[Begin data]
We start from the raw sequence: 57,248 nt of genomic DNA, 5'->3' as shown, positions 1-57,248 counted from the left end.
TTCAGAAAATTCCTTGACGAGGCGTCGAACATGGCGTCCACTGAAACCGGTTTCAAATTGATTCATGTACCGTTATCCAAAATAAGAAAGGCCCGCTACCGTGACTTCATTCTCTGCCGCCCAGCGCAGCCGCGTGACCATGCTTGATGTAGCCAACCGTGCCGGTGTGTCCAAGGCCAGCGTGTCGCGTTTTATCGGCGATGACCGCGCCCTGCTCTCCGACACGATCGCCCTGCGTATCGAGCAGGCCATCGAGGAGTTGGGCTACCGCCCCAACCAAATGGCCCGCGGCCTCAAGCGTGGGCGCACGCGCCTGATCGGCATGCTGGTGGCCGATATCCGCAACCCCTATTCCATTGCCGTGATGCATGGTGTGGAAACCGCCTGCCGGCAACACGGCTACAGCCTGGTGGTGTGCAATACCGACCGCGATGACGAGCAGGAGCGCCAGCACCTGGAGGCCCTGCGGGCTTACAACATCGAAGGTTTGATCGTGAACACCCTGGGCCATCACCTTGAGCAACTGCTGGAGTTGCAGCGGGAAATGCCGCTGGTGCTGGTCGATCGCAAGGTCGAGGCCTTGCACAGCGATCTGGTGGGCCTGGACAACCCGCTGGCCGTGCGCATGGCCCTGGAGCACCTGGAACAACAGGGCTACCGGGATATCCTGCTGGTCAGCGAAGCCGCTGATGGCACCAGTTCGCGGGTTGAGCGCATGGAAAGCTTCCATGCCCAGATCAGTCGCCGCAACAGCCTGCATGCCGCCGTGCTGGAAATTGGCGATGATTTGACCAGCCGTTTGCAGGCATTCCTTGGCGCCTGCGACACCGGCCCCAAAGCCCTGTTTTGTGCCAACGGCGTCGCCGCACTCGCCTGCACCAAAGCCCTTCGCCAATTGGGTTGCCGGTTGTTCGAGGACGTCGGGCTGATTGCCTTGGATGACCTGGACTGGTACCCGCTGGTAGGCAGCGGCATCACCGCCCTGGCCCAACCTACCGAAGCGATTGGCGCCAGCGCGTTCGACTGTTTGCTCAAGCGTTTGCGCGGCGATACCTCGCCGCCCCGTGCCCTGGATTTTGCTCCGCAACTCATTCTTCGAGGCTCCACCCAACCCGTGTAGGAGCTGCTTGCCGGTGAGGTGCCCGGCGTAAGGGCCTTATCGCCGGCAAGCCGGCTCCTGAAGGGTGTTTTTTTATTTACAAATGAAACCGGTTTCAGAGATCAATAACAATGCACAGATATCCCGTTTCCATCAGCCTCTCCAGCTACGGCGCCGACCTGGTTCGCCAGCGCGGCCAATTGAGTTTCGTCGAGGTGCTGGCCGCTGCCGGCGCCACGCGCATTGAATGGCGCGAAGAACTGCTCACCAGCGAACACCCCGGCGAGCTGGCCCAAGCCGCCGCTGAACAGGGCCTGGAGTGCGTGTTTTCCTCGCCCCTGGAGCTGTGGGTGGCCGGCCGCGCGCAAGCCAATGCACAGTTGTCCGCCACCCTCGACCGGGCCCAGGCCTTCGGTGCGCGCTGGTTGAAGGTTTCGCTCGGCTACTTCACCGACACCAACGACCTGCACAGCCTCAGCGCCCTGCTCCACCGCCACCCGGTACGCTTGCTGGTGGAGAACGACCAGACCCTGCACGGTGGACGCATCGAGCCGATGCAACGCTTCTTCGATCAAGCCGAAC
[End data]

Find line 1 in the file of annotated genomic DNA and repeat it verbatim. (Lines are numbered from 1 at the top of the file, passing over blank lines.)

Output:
We start from the raw sequence: 57,248 nt of genomic DNA, 5'->3' as shown, positions 1-57,248 counted from the left end.